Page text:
Wednesday, March 28, 2012

Marketo update March 2012

It's been a really long time since I posted an update to this blog on implementing Marketo and I've learned a lot.  I've seen lots of limitations and lots of cool functionality that is fairly easy to implement once you get used to doing things the way Marketo requires you to do them. 

I would still say that the Marketo user interface is weak, but it's gotten a little better with the March release.  You can move and rename some types of files, but then there are others that you can't move or rename - meaning if you want to rename it, then you have to clone it and delete the old one.

Here are a couple key learnings:
  • I built out some really cool landing page and tracking functionality integrated with Marketo.  We've been able to create a cookie that captures a parameter from a tracking link so we can maintain the source of leads whenever they convert on our website and landing page forms.  The business benefit is that this tracking infrastructure makes it easy to see in exactly how many leads or campaign members were driven by a particular lead source so you can measure conversion rates and return on investment for every marketing campaign investment.  That means if someone hits a landing page with a tracking link, the tracking data is stored in the cookie.  Then if that person navigates away from the landing page to visit our website before they convert, and then they come back to a form to convert up to 30 days later, the tracking data stored in the cookie is captured by the registration form.  In addition to this, there were some challenges due to limitations in Marketo in passing lead source data into campaigns.  Fortunately, just released cross-object workflow in their Spring 2012 release and I was able to develop a field update workflow on the Campaign Member object that solved that issue.  I'm planning to create a separate post with a ppt that explains this tracking infrastructure.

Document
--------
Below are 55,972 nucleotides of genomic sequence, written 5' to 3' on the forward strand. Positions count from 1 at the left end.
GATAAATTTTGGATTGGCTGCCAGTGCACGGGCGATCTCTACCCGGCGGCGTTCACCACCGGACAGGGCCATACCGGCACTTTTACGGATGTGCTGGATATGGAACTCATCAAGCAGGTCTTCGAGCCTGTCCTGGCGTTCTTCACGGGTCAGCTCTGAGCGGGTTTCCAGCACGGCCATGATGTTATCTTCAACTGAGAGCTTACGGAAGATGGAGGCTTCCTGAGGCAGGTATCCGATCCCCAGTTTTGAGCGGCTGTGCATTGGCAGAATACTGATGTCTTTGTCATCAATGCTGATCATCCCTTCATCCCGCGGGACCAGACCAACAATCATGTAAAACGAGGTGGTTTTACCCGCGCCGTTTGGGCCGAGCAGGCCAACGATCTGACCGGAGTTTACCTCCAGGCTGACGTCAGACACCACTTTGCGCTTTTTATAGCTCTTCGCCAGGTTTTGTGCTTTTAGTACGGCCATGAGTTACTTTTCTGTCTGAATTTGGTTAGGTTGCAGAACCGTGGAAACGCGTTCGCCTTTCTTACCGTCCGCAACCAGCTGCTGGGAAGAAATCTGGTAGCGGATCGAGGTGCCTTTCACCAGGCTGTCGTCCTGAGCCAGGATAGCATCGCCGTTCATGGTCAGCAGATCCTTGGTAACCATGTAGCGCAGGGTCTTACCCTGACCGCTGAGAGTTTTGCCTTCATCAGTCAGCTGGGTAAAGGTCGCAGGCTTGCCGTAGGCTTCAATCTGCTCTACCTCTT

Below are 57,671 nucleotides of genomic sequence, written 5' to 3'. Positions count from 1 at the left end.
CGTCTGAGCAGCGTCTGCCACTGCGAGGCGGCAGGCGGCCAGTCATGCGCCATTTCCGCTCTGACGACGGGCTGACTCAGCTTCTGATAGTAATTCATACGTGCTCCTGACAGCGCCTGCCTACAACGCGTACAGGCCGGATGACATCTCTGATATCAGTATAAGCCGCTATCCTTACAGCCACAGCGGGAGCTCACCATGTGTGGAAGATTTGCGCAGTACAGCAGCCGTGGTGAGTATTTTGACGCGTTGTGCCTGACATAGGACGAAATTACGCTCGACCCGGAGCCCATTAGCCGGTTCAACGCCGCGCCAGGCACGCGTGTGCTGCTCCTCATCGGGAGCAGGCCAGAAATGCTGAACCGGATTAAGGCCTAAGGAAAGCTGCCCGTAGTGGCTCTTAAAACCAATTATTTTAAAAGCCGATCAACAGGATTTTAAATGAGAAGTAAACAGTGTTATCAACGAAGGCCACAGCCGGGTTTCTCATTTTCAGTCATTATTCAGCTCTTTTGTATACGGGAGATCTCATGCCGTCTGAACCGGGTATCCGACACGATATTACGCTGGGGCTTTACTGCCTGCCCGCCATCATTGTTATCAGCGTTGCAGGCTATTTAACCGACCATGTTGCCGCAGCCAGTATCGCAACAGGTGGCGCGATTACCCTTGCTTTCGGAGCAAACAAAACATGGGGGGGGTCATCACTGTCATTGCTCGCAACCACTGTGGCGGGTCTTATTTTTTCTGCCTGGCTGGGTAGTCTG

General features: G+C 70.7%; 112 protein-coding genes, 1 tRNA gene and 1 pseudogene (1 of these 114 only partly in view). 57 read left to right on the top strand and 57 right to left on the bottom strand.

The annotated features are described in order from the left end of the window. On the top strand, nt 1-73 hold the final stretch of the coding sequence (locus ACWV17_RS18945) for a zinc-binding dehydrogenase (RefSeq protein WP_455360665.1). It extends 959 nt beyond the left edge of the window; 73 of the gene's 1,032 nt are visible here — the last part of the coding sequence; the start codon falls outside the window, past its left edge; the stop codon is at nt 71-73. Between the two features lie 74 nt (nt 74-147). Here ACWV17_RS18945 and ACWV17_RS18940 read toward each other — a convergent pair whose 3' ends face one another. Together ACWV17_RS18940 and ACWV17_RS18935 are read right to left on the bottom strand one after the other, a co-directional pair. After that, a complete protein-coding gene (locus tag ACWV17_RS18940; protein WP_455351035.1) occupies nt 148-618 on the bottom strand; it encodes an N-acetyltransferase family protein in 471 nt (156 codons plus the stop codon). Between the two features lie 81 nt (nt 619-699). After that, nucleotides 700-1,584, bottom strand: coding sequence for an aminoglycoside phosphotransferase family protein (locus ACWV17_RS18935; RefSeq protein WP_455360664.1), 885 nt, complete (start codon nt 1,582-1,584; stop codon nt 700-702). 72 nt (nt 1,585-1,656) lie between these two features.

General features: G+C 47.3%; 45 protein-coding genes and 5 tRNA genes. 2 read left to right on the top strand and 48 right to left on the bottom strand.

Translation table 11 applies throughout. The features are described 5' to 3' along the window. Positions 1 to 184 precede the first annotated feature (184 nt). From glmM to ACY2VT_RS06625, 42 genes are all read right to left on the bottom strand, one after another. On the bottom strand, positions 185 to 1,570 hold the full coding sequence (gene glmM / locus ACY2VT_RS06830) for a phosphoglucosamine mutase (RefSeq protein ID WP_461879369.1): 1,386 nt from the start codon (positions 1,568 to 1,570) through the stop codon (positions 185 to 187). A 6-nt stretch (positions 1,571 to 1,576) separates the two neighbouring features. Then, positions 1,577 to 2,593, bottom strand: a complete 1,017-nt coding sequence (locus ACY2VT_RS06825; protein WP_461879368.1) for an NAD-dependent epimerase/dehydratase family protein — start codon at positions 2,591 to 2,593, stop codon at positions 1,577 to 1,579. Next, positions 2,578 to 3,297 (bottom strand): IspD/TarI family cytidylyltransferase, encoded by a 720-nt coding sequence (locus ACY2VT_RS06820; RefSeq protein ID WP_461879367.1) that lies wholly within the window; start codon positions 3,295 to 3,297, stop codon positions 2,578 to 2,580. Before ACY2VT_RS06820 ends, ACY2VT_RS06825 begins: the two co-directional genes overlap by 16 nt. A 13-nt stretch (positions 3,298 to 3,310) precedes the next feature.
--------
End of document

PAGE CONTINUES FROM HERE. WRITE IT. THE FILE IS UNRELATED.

• We spent a lot of time working with the Marketo integration with Go-to-Webinar and learned a lot of painful lessons.  The pain that we experienced was bad data and the integration crashing a couple times.  The integration works pretty well once you understand the constraints and how it behaves.  Unfortunately, the Marketo docucmentation on this topic and lots of other topics is really poor.  For anyone planning to leverage the Marketo integration with Go-to-Webinar or Webex, here are a few key lessons:
    • The main benefit of the Marketo integration is that you can start using your own registration forms on your website to register people for webinars.  That gives you the ability to customize the webinar registration questions, to automatically add leads to when they register for a webinar, and the ability to track conversion and drop-off rates on webinar registration pages.
    • The Marketo integration to either Go-to-Webinar or Webex is designed to work with one Marketo program.  We were promoting a webinar with 3 different partners and had set up three different Marketo programs pointing to the same Go-to-Webinar event so we could track the leads separately for each lead source.  This started out fine, but then all sorts of problems occurred.  The connectors kept crashing.  Then the Marketo program started combining campaign members in SFDC from the different programs - effectively defeating the purpose of separate programs.  The bottom line - you can only set up one Marketo Program synched to one SFDC campaign and one Go-to-Webinar Event.  The ability to associate different lead sources that might drive traffic to the webinar required the tracking infrastructure that I described above.